So you want a video to promote your brand? Cool. It should highlight all the technical details and how well the product or service works, right? You’d think so, but maybe not.
Humor me for a second.
You walk into the pet store. The plan… to go home with a new friend, but you’re not sure what. Rationally, a cat would be a good choice; they’re clean, independent and easy to care for. You walk towards the feline section when suddenly, a poster catches your eye. The caption reads, “The Perfect Pet!.” You’re intrigued, not because the tiny animal is cute (even though it is… extremely) but because the man in the poster is surrounded by adoring friends, all excited about the new pet. Suddenly, you’re daydreaming. Beautiful women kiss little Billy (you named him Billy), then they kiss you. You’re best mates give you high fives and pats on the back as the scratch adoringly under Billy’s chin. In your mind, he’s already yours. And with that, you skip merrily out the pet store with… A teacup pig.
What this poster failed to mention is that teacup pigs are really just small, potbellied pigs. They grow, sometimes quite large, and like most pigs, love to root, play in the mud and splash in water.
They’re adorable, and your popularity instantly shoots through the roof!
Sure, when comparing a cat to a teacup pig, the rational choice would have been a cat, they make better pets based on the technical comparison of care to enjoyment. The problem is, humans are emotional creatures, and emotions can alter the way we feel, as well as our opinions and actions in decision making situations. “Why settle for logic, when I can have it all (Billy!).”
Let’s bring it back to your brand video. Certain technical elements should be highlighted, but in a more general fashion. What you’re looking to do is connect with consumers on an emotional level. You have the power to build positive feelings in audiences with a creative video. Those positive feelings then lead to an emotional attachment to your product or brand.
How do you think big, brand name companies continue to excel over store brands, even though they generally contain the same ingredients and are significantly more expensive? It’s all about feelings. Humans feel like they know brands in the same way they know other people. If they like your brand, they will continue to use it even if more logical brands are available, the same way you might drive a few hours to visit your best friend instead of staying home and hanging out with your nice, but less exciting neighbor.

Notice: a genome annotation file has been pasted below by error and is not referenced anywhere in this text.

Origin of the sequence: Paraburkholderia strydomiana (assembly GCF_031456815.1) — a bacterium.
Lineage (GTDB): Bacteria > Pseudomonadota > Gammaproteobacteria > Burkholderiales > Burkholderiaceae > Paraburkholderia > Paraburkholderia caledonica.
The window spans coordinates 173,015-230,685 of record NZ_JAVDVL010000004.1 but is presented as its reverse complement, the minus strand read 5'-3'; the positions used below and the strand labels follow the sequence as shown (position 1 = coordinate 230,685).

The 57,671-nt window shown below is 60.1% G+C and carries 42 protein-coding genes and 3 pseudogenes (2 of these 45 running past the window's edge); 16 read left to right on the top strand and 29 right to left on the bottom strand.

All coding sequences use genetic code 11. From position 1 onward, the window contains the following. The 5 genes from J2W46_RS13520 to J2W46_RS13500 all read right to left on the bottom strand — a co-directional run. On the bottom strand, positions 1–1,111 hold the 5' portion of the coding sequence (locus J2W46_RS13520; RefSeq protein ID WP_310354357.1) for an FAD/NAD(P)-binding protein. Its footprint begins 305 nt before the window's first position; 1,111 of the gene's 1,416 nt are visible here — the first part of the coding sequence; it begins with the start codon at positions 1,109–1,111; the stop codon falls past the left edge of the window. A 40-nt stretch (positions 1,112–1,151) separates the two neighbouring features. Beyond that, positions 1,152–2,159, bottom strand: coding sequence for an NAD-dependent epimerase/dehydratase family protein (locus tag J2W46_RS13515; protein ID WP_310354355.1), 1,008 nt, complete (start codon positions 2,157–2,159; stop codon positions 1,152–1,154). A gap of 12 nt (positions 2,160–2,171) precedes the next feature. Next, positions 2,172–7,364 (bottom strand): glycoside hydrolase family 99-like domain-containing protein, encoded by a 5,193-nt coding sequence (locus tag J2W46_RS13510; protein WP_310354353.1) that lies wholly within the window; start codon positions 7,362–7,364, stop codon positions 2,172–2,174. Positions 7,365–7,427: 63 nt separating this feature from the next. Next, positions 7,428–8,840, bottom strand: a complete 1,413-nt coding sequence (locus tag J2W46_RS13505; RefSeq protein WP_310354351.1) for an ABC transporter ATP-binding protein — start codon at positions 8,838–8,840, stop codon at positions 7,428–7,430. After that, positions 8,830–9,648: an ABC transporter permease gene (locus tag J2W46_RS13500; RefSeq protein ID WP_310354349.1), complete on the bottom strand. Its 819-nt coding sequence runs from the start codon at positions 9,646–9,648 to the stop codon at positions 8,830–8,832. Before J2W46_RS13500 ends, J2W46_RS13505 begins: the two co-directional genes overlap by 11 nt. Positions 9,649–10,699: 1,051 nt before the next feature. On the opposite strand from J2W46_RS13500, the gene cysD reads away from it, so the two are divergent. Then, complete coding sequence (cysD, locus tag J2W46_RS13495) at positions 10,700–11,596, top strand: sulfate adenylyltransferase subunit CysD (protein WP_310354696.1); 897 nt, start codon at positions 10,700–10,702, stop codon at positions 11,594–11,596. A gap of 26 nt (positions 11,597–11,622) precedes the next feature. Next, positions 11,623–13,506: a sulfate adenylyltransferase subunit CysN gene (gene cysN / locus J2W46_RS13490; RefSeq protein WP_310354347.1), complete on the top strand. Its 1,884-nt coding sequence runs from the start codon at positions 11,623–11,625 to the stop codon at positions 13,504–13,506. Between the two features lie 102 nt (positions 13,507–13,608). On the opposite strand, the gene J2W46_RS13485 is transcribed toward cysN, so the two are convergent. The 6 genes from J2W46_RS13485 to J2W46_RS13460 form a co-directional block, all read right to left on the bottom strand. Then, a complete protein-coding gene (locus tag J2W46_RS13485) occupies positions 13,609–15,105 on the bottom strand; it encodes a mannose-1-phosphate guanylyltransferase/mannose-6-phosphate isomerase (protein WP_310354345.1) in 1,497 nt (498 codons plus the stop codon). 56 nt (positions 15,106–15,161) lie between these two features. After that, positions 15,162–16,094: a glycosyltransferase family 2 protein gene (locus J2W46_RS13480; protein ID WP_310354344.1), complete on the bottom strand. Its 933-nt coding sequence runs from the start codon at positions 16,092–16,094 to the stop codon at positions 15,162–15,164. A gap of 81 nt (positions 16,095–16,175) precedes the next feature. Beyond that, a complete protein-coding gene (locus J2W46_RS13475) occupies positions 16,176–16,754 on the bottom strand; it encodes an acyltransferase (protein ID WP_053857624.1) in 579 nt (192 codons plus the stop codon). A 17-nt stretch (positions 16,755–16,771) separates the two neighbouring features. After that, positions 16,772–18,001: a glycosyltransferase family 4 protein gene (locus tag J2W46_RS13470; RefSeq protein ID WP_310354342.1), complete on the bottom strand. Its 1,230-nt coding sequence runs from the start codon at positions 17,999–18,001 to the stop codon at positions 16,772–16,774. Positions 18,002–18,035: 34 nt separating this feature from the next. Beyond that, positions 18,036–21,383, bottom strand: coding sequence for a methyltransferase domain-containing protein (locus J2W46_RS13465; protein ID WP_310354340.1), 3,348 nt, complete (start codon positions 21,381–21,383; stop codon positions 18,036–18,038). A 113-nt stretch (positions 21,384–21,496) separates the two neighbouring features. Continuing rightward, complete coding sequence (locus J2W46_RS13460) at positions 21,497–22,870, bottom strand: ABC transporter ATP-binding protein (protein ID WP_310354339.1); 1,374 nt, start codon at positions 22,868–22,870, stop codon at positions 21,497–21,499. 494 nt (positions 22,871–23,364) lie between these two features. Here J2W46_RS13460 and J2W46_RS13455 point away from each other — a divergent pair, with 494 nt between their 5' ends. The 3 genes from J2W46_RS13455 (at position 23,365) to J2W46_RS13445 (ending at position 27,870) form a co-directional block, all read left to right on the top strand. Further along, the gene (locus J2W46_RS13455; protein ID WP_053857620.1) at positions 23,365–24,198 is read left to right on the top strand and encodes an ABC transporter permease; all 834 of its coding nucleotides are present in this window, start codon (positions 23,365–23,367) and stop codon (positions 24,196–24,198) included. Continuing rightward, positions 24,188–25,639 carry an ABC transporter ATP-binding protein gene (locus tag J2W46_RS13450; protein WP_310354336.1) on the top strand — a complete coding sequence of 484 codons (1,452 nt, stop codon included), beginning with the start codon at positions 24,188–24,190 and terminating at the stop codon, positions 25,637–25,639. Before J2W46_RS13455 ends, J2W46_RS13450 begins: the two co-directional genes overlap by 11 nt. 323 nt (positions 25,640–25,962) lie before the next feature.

So what kind of emotions should you target in your videos? That’s a good question, and there really isn’t one specific answer. You may choose to target one or more based on the type of appeal you’re looking for. Take a look at some of the more popular emotional appeals.
Happiness – The most popular emotional appeal, simply because its pursuit is the rationale of every decision you make. “Will this make me happy?” It’s the American dream. Your video could be funny, generating joy through laughter, or it could reflect the dreams of your audience, reflecting what would make them most happy and how your brand could bring them to that state of being. Attracting the love and attention of your peers because you bought the teacup pig is an excellent example.
Sadness – As the exact opposite of our most popular emotional appeal, one might think you should never make a sad video. Not True. There are many reasons a sad video can be just as effective as a happy one, the biggest reason: empathy. If your brand or product touches on a sad or sensitive topic, viewers can be drawn to you through their own personal experiences and feelings on that topic. This empathy often makes us more generous and trusting, attachment to your brand will grow, just in a different way.
Fear/Surprise – In a similar way to Sadness, Fear and Surprise can be effective in stimulating greater brand attachment. “A study published in the Journal of Consumer Research demonstrated that consumers who experienced fear while watching a film felt a greater affiliation with a present brand than those who watched films evoking other emotions, like happiness, sadness or excitement (Seiter, 2014).” People cope with their fears by turning towards the familiar, either close friends or, in our purposes, a comforting brand. I know I settle down for every scary movie with a pint of Ben and Jerry’s.
Anger/Disgust – While many attribute anger to other emotions like aggression, a recent study by The University of Wisconsin found that it also creates an interesting form of online stubbornness. When exposed to negative comments on a particular stance, viewers are more likely to sink in and, sometimes irrationally, defend their original viewpoint. Harnessing this emotion within a video can be tricky, but, with the right script and target audience, the ability to increase brand allegiance his highly likely.
Guilt – Consumers can be easily persuaded by feelings of guilt. This emotion is perfect for Non-profits. You might often hear phrases like, “Don’t let them suffer anymore, for only (Insert small contribution here) a day, you could save a life.”
Pride – Many consumers want to feel cool, they want to be trend-setters. Taking a keeping up with the Joneses mentality when developing a video is never a bad thing when it comes to brand promotion. Look at Gatorade and their “Be like Mike” ad campaign. According to them, if you drink Gatorade, you can play ball just like Michael Jordan. So consider targeting pride in your next video, all the cool kids are doing it.
These are simply a few of the many emotions one could target in their promotional video or advertisement. To decide on the best option to meet your branding goals, consult a professional copywriter and producer. They’ll be able to design a solid concept and execute it with the professionalism you’re looking for. May I suggest Clearview Media?
Written by: Cody Stauber